Kids, dogs, furniture, vehicles, and foliage – anything really – is not safe from molestation when someone is trying to take my picture. Close up. Personal. Nothing puts me on edge quite like formal portraits. Of me. The term “headshot”
Try to get me to hold still for a photo? Brace yourself for the most pain-in-the-ass self-conscious flurry of
I can sometimes avoid it (like a big sissy) by allowing that I could “break the camera” with my super-destructo kinetic ability to melt lenses. Or by telling the shutterbug why bother? With my obvious vampiric tendencies, no image would show up anyway. Or by taking the camera like a diva auteur and announcing “I TAKE the pictures here. I don’t pose for them!” Or even by “directing” myself right out of the shot – “Now you stand here, turn sideways, hand on his shoulder, tuck in the bra strap hon, spinach in tooth sweetie, not too smiley dear!” And I’ll be over here
Native Americans, Aboriginal Australians and paparazzi- fatigued celebrities (Hugh Laurie and Kiera Knightley for instance) think photographs have the ability to steal bits of the soul. I am down with that in a way. Some candid photos of me involved in various activities give me no angina.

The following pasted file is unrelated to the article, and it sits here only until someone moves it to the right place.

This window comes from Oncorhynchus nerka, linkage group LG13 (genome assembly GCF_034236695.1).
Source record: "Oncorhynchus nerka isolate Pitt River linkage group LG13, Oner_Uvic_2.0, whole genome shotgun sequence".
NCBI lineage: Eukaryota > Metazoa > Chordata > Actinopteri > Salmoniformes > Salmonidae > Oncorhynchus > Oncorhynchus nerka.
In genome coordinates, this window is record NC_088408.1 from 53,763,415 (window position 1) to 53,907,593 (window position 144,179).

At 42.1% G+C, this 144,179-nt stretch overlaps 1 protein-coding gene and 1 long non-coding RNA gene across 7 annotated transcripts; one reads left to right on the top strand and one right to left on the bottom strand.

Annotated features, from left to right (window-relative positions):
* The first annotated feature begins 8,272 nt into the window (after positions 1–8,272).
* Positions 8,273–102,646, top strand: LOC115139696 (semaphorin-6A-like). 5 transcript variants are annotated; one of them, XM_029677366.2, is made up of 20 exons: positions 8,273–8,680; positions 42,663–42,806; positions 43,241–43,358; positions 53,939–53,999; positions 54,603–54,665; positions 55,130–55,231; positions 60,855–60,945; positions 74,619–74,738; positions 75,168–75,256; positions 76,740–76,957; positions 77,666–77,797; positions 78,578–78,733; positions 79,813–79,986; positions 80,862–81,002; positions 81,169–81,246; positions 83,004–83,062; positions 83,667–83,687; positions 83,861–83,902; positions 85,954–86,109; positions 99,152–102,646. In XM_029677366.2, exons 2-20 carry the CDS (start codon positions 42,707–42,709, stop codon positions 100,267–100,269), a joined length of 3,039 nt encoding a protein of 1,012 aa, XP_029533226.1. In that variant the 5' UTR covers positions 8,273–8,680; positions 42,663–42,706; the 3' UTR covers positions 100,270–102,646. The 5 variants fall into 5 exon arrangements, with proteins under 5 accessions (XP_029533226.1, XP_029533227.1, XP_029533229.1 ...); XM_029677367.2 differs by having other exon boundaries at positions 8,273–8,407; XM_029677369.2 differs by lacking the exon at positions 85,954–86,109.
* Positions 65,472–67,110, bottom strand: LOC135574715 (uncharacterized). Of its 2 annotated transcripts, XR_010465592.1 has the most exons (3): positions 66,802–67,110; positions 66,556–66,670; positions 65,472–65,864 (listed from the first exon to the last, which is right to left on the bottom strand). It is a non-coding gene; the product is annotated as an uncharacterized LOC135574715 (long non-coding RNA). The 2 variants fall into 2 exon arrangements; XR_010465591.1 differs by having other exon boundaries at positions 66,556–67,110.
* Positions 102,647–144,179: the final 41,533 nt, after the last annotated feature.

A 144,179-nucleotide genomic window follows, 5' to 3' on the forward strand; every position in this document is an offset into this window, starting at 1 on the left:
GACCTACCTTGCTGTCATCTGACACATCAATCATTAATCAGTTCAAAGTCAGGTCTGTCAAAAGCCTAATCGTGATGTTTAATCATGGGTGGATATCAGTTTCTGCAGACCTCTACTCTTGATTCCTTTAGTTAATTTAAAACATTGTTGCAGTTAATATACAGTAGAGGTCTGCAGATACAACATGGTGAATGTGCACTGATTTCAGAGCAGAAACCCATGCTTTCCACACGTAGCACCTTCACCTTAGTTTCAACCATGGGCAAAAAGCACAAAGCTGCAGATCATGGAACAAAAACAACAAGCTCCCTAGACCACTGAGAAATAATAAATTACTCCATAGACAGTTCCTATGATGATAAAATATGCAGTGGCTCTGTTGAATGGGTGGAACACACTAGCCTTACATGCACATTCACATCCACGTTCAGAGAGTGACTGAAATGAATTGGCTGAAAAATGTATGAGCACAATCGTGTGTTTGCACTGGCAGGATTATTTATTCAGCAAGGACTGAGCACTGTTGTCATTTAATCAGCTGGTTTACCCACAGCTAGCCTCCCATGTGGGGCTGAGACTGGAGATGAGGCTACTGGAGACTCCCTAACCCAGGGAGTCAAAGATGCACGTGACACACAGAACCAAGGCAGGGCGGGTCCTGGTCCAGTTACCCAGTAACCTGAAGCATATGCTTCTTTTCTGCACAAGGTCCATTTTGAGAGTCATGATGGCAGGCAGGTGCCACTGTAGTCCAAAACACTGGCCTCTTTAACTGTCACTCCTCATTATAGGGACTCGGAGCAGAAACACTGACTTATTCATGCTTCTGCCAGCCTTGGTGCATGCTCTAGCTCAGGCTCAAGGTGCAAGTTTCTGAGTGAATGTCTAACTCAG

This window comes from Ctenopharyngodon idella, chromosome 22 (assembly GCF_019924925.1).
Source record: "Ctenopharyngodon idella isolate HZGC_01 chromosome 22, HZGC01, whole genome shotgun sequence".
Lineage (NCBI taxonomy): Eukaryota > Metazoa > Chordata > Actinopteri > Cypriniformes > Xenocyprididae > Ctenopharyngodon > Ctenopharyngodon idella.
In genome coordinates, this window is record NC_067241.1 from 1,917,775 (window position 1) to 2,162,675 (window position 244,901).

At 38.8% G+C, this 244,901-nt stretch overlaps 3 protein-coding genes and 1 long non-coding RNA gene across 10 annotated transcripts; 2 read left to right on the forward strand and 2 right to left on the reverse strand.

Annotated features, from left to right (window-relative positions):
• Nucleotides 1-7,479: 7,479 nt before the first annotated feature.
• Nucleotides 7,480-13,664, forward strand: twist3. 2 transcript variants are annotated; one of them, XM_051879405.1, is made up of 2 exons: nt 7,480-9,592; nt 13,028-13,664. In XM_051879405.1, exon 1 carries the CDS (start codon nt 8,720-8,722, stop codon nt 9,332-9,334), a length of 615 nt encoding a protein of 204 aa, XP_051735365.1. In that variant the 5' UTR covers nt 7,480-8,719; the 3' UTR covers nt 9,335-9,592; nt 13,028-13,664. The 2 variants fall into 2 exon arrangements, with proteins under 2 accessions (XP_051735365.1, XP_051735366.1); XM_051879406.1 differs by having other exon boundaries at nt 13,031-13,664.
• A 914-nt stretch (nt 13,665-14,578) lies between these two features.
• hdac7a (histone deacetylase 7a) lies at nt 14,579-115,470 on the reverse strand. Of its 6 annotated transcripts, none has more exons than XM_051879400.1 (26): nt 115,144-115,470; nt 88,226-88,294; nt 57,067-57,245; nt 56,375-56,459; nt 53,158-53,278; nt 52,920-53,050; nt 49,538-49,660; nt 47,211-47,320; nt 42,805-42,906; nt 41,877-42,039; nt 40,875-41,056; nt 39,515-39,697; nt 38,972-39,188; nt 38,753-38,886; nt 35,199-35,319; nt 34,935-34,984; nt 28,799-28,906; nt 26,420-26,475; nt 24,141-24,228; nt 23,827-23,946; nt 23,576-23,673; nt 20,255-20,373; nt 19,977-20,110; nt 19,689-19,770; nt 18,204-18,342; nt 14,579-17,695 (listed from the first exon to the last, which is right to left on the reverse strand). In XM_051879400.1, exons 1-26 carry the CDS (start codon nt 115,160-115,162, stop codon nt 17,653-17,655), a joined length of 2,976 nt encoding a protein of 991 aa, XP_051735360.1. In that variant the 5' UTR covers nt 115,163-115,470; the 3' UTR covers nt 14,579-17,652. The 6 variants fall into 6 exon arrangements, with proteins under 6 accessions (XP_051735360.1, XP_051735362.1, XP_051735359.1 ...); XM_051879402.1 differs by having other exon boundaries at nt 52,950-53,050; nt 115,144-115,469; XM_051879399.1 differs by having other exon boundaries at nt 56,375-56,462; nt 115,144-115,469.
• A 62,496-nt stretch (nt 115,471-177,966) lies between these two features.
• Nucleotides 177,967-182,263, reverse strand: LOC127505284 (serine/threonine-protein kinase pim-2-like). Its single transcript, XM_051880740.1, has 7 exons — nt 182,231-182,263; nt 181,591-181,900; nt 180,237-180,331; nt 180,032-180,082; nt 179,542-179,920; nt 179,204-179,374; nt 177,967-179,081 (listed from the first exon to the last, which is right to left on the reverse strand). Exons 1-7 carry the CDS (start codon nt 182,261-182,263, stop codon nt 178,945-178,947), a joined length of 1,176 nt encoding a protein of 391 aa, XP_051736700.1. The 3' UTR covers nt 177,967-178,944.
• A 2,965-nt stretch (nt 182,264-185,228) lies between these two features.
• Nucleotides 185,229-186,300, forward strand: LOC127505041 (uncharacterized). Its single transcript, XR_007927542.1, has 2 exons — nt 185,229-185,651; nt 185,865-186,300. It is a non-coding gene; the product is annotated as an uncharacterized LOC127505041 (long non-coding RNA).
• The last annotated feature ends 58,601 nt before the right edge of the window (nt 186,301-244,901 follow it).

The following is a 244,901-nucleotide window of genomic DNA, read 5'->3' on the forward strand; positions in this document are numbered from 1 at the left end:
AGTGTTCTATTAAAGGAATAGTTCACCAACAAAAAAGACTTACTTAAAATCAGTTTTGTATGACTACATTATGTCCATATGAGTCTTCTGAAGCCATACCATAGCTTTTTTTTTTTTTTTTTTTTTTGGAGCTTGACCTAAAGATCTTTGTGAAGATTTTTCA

It’s the portraits where my eyes are looking straight into the articulating iris of the camera. They feel intimate, raw, unguarded and way too revealing. I feel my soul becoming slightly opaque, stretched out, flattened.
And yet, I sat still recently for a dear friend who photographs everything he can see with bare eyes. Ill with the swine flu, unmade up, unprepared, I allowed some soul stealing anyway. No, I did not break his camera, nor did my image escape being captured. They say to conquer your fears you must confront them. Here goes.